FIG. 7 is a cross-sectional view of the optical components of one illustrative embodiment of an adjustable optical wedge of the present invention that uses two moveable lenses to increase the range of deviation available from the device.

FIG. 8A is a cross sectional view of a prior art mirror mount and FIG. 8B is a cross sectional view of the optical components of one illustrative embodiment of an adjustable optical wedge of the present invention, used as an adjustable mount for a reflective surface.

DETAILED DESCRIPTION OF THE PREFERRED EMBODIMENTS

An illustrative embodiment of the optical components of an adjustable optical wedge of the present invention is shown in FIG. 1, which also shows a transmitted light ray. For clarity of explanation, none of the reflected rays are shown in FIG. 1. The behavior of reflected rays will be described later in this document.

This embodiment uses two lenses or components with spherical surfaces and translation of one lens in two orthogonal directions to deviate the beam in two orthogonal directions, each such direction being perpendicular to the original beam axis. In this manner a transmitted beam may be deviated to any direction within the limits of the device. This embodiment features simplicity and relatively low cost. Other designs may be more appropriate for certain applications. This example is merely illustrative.

In FIG. 1, component (20) is a plano-convex lens with flat surface (21), curved surface (22), edge (29), and refractive index (n20). The radius of the spherical surface (22) is (R) and the center of curvature of spherical surface (22) is labeled (C). The second component (30) is a plano-concave lens with flat surface (31), curved surface (32), edge (39) and refractive index (n30). Spherical surface (32) has the same radius (R) as surface (22) and surface (32) also has its center of curvature as close as practicable to and coaxial with the center (C) of spherical surface (22). In this example the lenses are of the same transverse extent or diameter (D) and are made of the same material (for example BK-7 optical glass) so they have the same refractive index (n=n20=n30=1.517). The centerline thickness of the combined lenses is (L in FIG. 2D). In the descriptions that follow, lens (20) will be considered a stationary lens and lens (30) will be considered a movable lens. As is well known to those skilled in the art, other movements may be used to accomplish the same purposes, this example is merely illustrative.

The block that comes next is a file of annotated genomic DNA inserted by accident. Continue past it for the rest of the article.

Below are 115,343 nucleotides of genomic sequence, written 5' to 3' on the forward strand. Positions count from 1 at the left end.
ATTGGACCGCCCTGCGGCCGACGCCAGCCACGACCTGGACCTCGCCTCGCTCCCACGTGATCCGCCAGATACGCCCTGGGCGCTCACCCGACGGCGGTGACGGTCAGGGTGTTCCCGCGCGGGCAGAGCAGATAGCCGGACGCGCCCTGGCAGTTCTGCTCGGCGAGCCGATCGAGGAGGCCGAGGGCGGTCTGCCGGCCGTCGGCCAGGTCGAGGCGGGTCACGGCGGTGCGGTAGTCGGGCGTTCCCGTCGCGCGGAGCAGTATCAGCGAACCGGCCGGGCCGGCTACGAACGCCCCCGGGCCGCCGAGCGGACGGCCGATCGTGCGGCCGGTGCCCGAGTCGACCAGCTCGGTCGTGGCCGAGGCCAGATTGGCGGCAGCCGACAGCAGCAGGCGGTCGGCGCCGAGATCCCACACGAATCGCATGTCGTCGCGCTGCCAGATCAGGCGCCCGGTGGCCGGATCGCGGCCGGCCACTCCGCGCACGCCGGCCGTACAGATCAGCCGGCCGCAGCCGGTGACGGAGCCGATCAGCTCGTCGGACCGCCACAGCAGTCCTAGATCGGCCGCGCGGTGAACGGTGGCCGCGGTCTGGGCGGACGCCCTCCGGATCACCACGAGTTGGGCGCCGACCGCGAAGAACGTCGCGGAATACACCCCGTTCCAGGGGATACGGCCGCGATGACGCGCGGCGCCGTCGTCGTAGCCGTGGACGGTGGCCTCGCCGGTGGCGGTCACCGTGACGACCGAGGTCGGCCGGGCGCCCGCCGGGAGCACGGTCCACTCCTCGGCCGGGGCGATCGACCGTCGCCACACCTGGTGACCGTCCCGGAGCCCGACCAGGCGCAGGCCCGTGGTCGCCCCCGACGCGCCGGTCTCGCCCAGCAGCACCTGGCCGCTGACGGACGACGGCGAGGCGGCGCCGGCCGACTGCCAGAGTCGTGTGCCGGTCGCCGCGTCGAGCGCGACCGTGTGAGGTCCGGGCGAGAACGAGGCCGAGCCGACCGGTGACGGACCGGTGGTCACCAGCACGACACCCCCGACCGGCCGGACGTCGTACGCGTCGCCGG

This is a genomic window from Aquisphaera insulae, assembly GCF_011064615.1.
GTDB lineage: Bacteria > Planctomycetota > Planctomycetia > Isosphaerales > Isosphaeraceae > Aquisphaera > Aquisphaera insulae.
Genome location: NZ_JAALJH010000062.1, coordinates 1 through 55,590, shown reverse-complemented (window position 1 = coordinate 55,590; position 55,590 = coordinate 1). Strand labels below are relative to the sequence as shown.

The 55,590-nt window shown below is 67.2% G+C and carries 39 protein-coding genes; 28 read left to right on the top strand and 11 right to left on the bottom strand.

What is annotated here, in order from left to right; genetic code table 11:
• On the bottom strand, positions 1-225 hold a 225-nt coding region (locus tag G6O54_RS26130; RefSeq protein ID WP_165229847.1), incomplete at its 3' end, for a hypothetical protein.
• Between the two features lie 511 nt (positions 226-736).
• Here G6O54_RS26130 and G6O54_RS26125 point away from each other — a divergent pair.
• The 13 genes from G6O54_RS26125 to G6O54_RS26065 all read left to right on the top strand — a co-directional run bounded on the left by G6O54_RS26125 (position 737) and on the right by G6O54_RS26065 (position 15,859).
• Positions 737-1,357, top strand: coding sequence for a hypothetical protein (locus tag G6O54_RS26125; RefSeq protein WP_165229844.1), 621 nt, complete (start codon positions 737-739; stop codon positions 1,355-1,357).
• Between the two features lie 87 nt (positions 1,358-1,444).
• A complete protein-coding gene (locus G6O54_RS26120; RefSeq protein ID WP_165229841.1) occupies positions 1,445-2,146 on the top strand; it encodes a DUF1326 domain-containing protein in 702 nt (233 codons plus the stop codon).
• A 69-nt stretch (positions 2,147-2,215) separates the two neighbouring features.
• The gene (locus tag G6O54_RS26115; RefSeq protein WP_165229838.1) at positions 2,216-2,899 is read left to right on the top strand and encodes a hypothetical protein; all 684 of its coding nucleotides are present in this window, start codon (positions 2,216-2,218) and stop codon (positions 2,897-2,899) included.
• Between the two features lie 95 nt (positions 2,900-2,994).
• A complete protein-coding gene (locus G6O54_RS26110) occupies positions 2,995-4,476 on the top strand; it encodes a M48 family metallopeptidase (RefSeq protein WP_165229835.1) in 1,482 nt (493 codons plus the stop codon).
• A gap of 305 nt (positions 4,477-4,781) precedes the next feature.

In accordance with the present invention, between the two curved surfaces (22 and 32) is a uniform thin layer of nominally transparent lubricant (90—shown in gray), preferably a with a refractive index (nliq) nominally equal to the refractive index of the lenses (n). The thickness of the lubricant layer is enlarged in the drawings for clarity. In practice the lubricant layer is typically less than 0.1 mm. Preferably, this also has sufficient wetting ability to wet the two opposing wedge surfaces for extended periods, has good long term stability, good lubricating properties and a high resistance to evaporation, moisture pickup, solarization and photodegradation It is this layer of lubricating fluid that is the essence of this invention. Prior art devices used either as air gap or a thick layer between the two noncontacted curved surfaces.

The angle between the two flat external surfaces of the device is (φ). This angle, also known as the wedge angle, is adjusted by sliding the plano-concave lens (30) a distance (T) across the lubricated matching surface (22) of the plano-convex lens (20). Movement in only one plane is shown in FIG. 1, but those skilled in the art will understand that a similar movement may be used in an orthogonal direction.